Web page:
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Figure 0

Fig. 1. Signal transduction pathways implicated in hormonal control of human adipocyte lipolysis. Coupling of β1 and β21/2)- and α2-adrenergic receptors (AR) respectively stimulate and inhibit cAMP production by adenylyl cyclase (AC) and protein kinase A (PKA) activation. Insulin favours cAMP degradation through activation of protein kinase (PK) B and phosphodiesterase 3B (PDE-3B) activity. Natriuretic peptides promote cGMP accumulation and PKG activation via type A receptor. PKA and PKG phosphorylate hormone-sensitive lipase (HSL) and perilipin A (PLINA). Adipose TAG lipase (ATGL) and monoacylglycerol lipase (MGL) are not thought to be directly hormonally-regulated. Gs, stimulatory GTP-binding protein; Gi, inhibitory GTP-binding protein; IRS, insulin receptor substrate; PI3-K phosphatidylinositol-3 phosphate kinase; GC, guanylyl cyclase; LD, lipid droplet.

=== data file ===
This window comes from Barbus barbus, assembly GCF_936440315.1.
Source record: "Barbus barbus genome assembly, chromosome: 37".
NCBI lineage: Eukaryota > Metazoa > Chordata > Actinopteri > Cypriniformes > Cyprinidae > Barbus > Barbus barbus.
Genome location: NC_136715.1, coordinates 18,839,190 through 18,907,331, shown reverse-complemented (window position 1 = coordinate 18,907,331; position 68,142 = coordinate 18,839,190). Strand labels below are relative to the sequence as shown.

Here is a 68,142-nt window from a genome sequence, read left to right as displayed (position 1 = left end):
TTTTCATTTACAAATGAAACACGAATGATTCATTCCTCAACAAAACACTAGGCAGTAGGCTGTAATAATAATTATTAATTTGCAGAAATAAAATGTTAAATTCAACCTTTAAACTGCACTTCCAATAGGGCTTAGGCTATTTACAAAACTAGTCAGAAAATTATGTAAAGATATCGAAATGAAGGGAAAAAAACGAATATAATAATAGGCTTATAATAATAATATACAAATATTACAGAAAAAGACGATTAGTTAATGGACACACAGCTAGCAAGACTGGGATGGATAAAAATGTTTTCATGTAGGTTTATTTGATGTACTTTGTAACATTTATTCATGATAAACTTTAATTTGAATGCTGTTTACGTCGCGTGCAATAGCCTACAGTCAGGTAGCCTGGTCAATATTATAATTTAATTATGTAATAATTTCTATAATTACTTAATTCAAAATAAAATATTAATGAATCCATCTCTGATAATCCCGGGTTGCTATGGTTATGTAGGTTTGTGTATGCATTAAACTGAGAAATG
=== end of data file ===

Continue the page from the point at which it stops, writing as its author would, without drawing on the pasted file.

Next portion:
Figure 1

Fig. 2. Hypothetical model of basal and protein kinase A (PKA)-stimulated lipolysis in human adipocytes. In the basal state (a) adipose TAG lipase (ATGL) is found both in the cytosol and on the surface of lipid droplets (LD). On LD ATGL is activated by comparative gene identification 58 (CGI-58), which is also bound to perilipin A (PLINA). During basal lipolysis ATGL and CGI-58 facilitate the hydrolysis of TAG to diacylglycerols (DAG). Hormone-sensitive lipase (HSL) is mainly cytosolic but also is involved in DAG degradation provided by ATGL action. In PKA-stimulated conditions (b) PLINA phosphorylation (P) promotes LD fragmentation and the release of CGI-58. ATGL and CGI-58 form a highly-active complex on small LD where they catalyse TAG degradation. Phosphorylated HSL associates with FABP4 and translocates to LD where it hydrolyses DAG produced by ATGL. Monoacylglycerol (MAG) lipase (MGL) completes lipolysis by hydrolysing DAG to a fatty acid (FA) and glycerol molecule. FABP4 ensures the intracellular trafficking of FA from LD to the plasma membrane.